Winona-area Conservation Officer Tom Hemker said he chatted with Hoekstra, and the bear hunter did everything right in legally harvesting the bear, a rarity in the southeast – the vast majority of black bear harvest in Minnesota occurs in the northeastern part of the state. Hemker said he had heard some bear reports in 2020, including an animal in the vicinity of Great River State Park near Nodine.

Andrew Tri, a DNR bear researcher with the agency’s forest wildlife and populations research group in Grand Rapids, wasn’t available by phone this week but did provide a quick email response to an Outdoor News query about southeast bears.

The agency, he said, knows there is a small population of bears in the so-called “driftless” zone of the state. There have even been documented females with cubs denning up in the region since 1996, he said.

“We don’t have any specific estimates for that part of the state, but the rich mix of oak forest in the driftless with abundant agriculture makes good bear habitat,” Tri said.

To his knowledge, only one bear has ever been harvested in the southeast, back in 2017, near Winona. The southeast is part of the no-quota zone, but only a few hunters ever hunt there each year.

“We presume most of these bears come from Wisconsin, rather than following the river. That said, there’s nothing preventing a few stray bears from up north from heading south,” Tri said.

Outdoor News tried touching base with Don Ramsden, DNR assistant area wildlife manager out of Rochester, for a more local report. He said via email that, for the past 20-plus years, six to eight bears are traveling in the southeast annually.

Hoekstra said he and a buddy estimated the male bear’s weight at 150 pounds, and “he was just full of corn.” They processed the corn-fed bruin into jerky, burger, and roasts, which family and friends have consumed rapidly.

“My son-in-law put bear burgers on the grill, and they tasted like beef. Just excellent,” he said. “We about got him eaten up.”

A taxidermist in Bethany, Minn., has the hide, though a heavy coating of southern Minnesota burdocks in the bruin’s hair could make brushing out a bear rug challenging, Hoekstra said.


Smart sensory strategies for fooling whitetails

by Tyler Frantz

White-tailed deer are genetically well prepared for survival. They have sharp eyesight, keen hearing, and an incredible sense of smell, making them a challenging species to hunt.

To be successful, hunters must employ tactics that outweigh a deer’s strengths while taking advantage of their weaknesses in a comprehensive examination of the five senses.

Any plan of attack should include these sensory details in order to fool a fall whitetail.


Deer have quality vision, but through the years, I’ve learned that they are more prone to pick out movement, solid patterns, and human outlines than actual colors.

Granted, deer can see certain ranges of the color spectrum, (blue in particular), so it’s not the best idea to wear a pair of Levi’s into the deer stand. But any kind of camouflage that helps break up the human form will do just fine.

Camo gloves, as well as a facemask or painted face, is better than shiny skin, and anything you can do to reduce glare from a watch face, eyeglasses or other flashy object will help reduce the likelihood of being picked off.

Try to select a treestand location with plenty of surrounding vegetation to conceal your human outline. A fat man in a skinny tree sticks out like a sore thumb against an otherwise barren skyline, so be sure to give yourself a decent backdrop with nearby branches, or consider climbing higher into the canopy to get above their line of sight.

I go about 20-feet, which is where I feel safe, and I seldom get spotted.

Keep unnecessary movements to a minimum, and only draw your bow when you have some sort of blocking structure or the deer is facing the opposite direction.

If they do catch you, freeze as still as possible, and beware of the false head bob, because deer will often fake like they are eating only to pick their heads back up and catch you in the act. If you can outlast their stand-off and they can’t quite make you out, you might just get another opportunity.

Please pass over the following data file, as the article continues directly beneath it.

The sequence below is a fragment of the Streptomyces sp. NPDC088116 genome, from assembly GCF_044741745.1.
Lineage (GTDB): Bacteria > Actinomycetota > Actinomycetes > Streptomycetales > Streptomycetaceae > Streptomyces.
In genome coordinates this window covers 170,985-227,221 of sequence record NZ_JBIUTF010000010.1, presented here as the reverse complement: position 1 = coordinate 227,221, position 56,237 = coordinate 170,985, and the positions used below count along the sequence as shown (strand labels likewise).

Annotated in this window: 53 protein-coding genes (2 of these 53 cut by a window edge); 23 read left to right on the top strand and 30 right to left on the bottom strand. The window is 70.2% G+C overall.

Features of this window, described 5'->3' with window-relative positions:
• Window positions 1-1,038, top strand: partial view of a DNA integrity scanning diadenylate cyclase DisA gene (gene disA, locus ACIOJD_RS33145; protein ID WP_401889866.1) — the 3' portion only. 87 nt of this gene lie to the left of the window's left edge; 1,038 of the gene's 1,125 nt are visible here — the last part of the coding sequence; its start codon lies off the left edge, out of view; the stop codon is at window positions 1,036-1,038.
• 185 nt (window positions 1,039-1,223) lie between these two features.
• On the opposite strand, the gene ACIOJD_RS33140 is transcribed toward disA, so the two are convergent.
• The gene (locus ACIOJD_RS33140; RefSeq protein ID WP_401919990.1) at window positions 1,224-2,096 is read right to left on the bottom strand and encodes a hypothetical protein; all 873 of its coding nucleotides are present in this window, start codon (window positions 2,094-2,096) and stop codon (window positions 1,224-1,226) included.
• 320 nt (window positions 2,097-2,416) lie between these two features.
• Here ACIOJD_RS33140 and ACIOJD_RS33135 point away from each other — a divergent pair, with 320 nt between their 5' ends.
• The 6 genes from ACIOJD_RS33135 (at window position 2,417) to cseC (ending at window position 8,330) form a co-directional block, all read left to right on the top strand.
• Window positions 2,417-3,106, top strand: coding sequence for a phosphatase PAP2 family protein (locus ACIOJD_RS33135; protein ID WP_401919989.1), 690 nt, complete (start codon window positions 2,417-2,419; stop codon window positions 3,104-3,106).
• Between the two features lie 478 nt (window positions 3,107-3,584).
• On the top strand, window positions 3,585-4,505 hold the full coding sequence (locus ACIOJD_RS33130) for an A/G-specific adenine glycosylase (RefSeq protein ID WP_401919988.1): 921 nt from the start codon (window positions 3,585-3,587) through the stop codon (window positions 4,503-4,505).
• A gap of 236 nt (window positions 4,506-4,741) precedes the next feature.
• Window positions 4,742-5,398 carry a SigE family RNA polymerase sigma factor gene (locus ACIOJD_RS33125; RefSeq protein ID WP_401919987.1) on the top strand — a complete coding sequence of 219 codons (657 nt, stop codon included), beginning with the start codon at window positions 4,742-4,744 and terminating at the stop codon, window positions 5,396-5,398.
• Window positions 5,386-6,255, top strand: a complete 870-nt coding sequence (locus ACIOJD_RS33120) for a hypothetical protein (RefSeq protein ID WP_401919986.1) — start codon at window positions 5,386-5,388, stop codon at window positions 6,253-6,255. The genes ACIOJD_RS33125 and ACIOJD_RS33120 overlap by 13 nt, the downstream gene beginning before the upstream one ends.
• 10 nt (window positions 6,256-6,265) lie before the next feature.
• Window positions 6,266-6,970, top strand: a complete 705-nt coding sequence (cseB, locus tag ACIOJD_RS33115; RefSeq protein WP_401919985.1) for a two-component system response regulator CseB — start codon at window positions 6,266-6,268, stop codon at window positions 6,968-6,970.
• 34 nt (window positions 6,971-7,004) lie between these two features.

While deer don’t have supersonic hearing, they will definitely react negatively to substandard equipment. If your treestand squeaks or groans when shifting your weight, your coat sounds like a bag of chips at full draw, or your bow cracks loudly at the shot, you might as well have stayed home to watch hunting shows from the couch.

Deer are not stupid, and they will become fully alert at the first sounds of danger. Do your absolute best to minimize sounds by wearing quiet hunting garments, tightening all treestand parts and dampening bow accessories to the best of your abilities.

Be cautious in your approach to the stand so you don’t tip them off of your presence, choosing your path carefully and watching where you step.


A deer’s olfactory sense is probably its best overall defense, so hunters must be extra diligent in their efforts to reduce human odors. Become obsessive about scent control and you will see your success rate climb.

Yes, Joe Schmo, can get lucky once in a while and shoot a buck while smoking a cigarette, wearing the same outfit he slept in last night, but that’s not the norm. Deer associate foreign odors with danger, and the more careful you are about containing them, the better off you’ll be.

Shower in scent-eliminating soaps. Wash clothes in scent-free detergents. Store gear in airtight containers. Dress in the field. Hunt downwind of anticipated trails. Use a cover scent. Wiser words were never written.


In terms of this sense, you absolutely must hunt where the deer feel most comfortable. For starters, find locations with plenty of cover. If deer can walk through wide-open hardwoods or a nearby row of conifers, they will opt to hug the concealment of the evergreens more times than not.

On the other hand, if you can find subtle trail openings in super-dense cover, such as a regenerating chop-off or thick laurel, deer will often take this path of least resistance because they have security cover all around them.

It doesn’t make sense for them to battle the nasties when they have an easy path through the middle of it all. Take note of these areas and hang a stand nearby.

Early in the season, deer will likely avoid coming to fields with the sun high overhead and will primarily stick to shaded woodlots, but as daytime temps cool by evening, they will begin trickling to the feed, which brings me to my fifth and final sense.


This is a deer’s number one weakness. Find the food and you’ll find the deer.

If you can focus on the hot food source at the moment, (as long as there’s security cover and water nearby, as well as limited hunting pressure), you can almost guarantee to get into deer.

Early in the season, clover, leafy browse and white oak acorns are big-time targets. As the season progresses, chestnut oaks and other acorns, standing corn, turnips and dried soybeans pick up, as well.

Adjust with the changing flow of preferred food sources and you’ll stay on deer for the duration of the fall seasons.

By paying closer attention to the sensory details that help whitetails thrive, you’ll do a better job of fooling one this fall.